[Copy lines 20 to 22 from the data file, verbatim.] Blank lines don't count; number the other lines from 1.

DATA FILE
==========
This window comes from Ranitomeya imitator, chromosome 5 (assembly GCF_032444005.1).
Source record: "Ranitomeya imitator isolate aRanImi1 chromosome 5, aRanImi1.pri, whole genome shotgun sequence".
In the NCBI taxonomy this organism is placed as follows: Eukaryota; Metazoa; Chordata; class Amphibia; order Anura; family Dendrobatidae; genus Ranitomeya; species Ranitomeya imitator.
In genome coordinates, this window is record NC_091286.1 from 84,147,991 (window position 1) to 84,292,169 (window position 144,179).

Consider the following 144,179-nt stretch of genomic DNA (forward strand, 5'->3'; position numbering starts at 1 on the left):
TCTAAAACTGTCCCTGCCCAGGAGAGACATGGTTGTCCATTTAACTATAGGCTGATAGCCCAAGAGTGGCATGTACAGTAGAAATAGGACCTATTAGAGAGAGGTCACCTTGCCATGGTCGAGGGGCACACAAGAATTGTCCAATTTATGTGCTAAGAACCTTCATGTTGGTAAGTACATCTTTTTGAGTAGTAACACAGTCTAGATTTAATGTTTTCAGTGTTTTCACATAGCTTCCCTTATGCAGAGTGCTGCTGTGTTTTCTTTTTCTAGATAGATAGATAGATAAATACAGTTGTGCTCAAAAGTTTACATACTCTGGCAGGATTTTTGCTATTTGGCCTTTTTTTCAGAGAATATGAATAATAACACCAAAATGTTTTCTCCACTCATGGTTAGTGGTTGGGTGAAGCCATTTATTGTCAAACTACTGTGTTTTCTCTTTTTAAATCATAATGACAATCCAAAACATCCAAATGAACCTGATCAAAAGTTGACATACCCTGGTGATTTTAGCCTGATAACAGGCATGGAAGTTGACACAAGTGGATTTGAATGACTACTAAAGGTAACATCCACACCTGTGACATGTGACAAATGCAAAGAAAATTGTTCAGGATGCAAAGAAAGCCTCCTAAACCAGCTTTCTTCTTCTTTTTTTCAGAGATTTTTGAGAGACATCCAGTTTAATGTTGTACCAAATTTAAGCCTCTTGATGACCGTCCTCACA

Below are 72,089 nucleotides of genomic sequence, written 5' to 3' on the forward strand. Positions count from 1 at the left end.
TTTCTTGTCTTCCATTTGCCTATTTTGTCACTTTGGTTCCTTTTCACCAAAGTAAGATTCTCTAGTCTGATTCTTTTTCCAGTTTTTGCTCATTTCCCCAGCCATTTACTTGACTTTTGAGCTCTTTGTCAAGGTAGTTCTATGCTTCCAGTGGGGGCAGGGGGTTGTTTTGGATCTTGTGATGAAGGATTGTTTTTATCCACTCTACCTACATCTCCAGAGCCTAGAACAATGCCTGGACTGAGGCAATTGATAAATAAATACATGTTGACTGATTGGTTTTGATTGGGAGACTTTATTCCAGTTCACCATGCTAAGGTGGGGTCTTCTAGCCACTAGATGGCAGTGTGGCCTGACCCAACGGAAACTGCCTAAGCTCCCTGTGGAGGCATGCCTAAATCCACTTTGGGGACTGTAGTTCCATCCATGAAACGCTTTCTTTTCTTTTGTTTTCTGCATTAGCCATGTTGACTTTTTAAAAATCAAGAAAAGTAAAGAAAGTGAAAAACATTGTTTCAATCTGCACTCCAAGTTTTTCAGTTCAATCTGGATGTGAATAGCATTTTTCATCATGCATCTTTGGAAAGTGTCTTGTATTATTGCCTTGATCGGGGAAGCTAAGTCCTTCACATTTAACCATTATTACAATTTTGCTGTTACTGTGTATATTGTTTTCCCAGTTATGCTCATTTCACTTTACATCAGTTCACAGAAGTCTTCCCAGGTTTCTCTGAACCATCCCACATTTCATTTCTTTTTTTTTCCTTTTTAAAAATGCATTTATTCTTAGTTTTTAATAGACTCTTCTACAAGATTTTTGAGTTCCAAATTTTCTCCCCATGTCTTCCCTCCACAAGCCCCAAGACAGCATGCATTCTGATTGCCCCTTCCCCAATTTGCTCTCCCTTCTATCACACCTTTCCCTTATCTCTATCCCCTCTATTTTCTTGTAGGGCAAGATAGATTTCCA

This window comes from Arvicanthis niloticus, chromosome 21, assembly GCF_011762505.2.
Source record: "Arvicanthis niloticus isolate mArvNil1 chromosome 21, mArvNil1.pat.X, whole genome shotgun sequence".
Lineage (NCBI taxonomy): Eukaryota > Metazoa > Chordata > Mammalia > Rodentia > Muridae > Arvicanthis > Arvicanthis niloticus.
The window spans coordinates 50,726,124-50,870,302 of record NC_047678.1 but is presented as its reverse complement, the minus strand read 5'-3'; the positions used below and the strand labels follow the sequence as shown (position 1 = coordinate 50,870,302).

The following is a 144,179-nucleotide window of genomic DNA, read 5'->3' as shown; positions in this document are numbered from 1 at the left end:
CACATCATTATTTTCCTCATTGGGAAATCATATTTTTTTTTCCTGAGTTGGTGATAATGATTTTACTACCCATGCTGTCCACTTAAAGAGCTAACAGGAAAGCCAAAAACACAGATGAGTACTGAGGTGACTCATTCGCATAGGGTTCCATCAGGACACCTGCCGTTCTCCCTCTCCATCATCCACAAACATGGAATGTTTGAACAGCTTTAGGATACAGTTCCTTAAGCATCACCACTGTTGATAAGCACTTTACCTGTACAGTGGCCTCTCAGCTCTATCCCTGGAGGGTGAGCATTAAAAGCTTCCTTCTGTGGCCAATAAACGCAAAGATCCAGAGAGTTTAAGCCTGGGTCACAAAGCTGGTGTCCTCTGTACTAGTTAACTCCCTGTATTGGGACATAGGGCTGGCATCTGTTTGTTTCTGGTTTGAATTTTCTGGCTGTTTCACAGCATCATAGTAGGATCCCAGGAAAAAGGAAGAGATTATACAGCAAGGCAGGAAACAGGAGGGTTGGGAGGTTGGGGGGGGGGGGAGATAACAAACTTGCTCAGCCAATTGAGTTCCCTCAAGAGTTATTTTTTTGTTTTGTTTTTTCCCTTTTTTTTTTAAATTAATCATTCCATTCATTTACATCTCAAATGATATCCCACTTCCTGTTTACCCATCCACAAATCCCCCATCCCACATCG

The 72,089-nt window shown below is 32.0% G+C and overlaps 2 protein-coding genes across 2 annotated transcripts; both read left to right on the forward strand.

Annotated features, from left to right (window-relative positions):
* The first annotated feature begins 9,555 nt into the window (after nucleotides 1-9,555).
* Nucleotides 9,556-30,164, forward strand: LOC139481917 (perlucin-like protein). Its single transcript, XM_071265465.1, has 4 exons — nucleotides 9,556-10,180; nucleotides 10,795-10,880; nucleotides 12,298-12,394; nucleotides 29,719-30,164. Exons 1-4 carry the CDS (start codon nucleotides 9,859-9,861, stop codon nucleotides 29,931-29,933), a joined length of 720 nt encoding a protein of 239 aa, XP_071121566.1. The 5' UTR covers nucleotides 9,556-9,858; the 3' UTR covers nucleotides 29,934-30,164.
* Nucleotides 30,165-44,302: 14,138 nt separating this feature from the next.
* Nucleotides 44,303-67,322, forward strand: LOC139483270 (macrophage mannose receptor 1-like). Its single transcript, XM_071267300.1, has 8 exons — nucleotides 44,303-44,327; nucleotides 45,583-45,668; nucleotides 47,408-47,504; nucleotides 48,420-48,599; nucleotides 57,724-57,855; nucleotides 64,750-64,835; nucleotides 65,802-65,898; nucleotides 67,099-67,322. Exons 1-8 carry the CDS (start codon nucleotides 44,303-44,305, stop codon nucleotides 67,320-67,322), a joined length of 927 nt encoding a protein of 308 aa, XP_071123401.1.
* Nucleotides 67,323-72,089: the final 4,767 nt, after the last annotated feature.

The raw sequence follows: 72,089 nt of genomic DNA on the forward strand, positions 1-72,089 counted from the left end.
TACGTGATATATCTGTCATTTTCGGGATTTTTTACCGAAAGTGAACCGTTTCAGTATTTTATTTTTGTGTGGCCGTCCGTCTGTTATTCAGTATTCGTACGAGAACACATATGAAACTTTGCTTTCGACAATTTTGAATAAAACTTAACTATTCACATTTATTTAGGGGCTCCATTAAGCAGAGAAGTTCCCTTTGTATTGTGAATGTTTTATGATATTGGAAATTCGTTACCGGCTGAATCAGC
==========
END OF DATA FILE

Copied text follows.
* Nucleotides 44,303-67,322, forward strand: LOC139483270 (macrophage mannose receptor 1-like). Its single transcript, XM_071267300.1, has 8 exons — nucleotides 44,303-44,327; nucleotides 45,583-45,668; nucleotides 47,408-47,504; nucleotides 48,420-48,599; nucleotides 57,724-57,855; nucleotides 64,750-64,835; nucleotides 65,802-65,898; nucleotides 67,099-67,322. Exons 1-8 carry the CDS (start codon nucleotides 44,303-44,305, stop codon nucleotides 67,320-67,322), a joined length of 927 nt encoding a protein of 308 aa, XP_071123401.1.
* Nucleotides 67,323-72,089: the final 4,767 nt, after the last annotated feature.

The raw sequence follows: 72,089 nt of genomic DNA on the forward strand, positions 1-72,089 counted from the left end.